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Chuck Schumer, leader of the ruling Democrats, announces the failure of the negotiations: hope for the new year

Photo: J. Scott Applewhite/AP

The US is Kyiv's main supporter in the war against the Russian invasion forces. But there will be no new funds for the time being – despite requests from US President Joe Biden. For days, the U.S. Congress wrestled over the approval of new aid for Ukraine amounting to around 61 billion dollars (just under 56 billion euros). Now it is clear: MEPs will not decide on any new military aid for Ukraine, which has been attacked by Russia, this year.

The leaders of the ruling Democrats and the opposition Republicans in the Senate, Chuck Schumer and Mitch McConnell, admitted this in a joint statement on Tuesday. Negotiators from the chamber of Congress and the administration will continue to work on outstanding issues in the coming days, Schumer and McConnell said. The hope is that action can then be taken "quickly" at the beginning of next year.

Symbolically heavy blow for Kiev

The failure to reach an agreement on new aid for Ukraine before the end of the year does not come as a surprise, but it is a symbolically heavy blow to Ukraine. Especially since President Volodymyr Zelensky personally appealed for new aid during a visit to Washington last week.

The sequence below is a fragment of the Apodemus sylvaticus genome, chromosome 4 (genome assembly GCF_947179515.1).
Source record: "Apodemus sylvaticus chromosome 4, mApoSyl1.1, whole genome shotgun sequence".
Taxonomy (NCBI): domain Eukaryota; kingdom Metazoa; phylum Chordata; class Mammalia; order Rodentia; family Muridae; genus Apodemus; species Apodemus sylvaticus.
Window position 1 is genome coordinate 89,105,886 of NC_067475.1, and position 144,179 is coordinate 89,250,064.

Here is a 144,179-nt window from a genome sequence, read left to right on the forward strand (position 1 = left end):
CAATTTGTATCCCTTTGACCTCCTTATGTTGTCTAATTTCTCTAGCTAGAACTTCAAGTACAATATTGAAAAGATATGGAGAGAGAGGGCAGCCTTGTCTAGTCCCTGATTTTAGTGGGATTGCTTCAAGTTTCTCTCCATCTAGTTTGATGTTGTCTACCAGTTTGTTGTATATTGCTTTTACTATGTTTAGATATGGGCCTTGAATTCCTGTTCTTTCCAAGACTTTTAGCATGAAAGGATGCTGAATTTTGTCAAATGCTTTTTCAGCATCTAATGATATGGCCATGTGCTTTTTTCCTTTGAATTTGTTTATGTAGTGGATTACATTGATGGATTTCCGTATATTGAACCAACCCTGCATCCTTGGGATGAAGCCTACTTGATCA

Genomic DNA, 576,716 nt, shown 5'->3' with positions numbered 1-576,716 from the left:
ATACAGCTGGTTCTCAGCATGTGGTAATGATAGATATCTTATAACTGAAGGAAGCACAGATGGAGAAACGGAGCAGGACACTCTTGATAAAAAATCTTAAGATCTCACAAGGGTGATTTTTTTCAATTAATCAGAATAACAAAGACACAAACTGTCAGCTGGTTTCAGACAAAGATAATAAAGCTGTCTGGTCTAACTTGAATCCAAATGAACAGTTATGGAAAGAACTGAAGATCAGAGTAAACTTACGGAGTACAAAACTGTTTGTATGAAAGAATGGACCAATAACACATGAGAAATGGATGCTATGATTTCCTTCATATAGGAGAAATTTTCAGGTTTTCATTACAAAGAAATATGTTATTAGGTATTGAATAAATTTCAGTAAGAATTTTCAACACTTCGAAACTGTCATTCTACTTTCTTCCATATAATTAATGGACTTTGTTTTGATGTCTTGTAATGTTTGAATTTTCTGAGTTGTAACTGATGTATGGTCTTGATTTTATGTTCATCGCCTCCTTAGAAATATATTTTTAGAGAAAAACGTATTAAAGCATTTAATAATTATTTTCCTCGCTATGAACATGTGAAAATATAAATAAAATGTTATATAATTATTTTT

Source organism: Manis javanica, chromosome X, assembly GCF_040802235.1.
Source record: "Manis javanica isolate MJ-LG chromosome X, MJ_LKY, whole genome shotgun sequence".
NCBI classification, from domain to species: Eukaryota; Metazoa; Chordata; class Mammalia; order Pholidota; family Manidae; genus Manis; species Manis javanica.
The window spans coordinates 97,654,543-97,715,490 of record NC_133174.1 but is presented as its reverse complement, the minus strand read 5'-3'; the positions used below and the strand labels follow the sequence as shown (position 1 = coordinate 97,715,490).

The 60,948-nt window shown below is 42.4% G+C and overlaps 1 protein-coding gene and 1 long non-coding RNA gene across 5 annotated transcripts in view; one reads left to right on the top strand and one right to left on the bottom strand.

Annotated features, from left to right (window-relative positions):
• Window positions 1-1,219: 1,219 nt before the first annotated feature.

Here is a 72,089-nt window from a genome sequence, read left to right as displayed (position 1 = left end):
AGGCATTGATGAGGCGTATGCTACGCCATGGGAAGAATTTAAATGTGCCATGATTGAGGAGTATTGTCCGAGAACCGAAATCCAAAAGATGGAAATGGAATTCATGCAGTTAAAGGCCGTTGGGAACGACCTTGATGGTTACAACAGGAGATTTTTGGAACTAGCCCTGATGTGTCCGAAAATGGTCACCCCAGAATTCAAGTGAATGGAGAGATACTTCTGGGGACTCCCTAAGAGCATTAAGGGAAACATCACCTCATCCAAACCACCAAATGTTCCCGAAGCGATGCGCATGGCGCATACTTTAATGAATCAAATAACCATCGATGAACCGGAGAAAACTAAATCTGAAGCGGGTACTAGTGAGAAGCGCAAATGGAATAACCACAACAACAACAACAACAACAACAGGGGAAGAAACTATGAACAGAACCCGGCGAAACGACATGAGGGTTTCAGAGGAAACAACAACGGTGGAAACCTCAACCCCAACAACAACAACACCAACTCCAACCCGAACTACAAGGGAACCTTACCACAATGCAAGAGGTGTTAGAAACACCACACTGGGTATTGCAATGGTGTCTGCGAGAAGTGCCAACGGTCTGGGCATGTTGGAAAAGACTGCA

U.S. President Joe Biden had already asked Congress for the $61 billion in October. However, this is met with rejection by parts of the opposition Republicans, even if the Republican Senate minority leader McConnell is in favor of new aid. The conservatives can block further funding for Ukraine with their majority in the House of Representatives and with their blocking minority in the Senate.

The Senate had postponed its winter recess because of the negotiations on new military aid in order to gain more time for negotiations. However, the House of Representatives, where there is particularly strong resistance to the aid among the Republicans, has already said goodbye to the winter break.

The U.S. has delivered or pledged more than $2022 billion in military aid to Ukraine since the start of Russia's war of aggression in February 44. A prolonged absence of the United States would have serious consequences for Kiev. The Western allies of the United States and Ukraine are therefore looking to Washington with concern.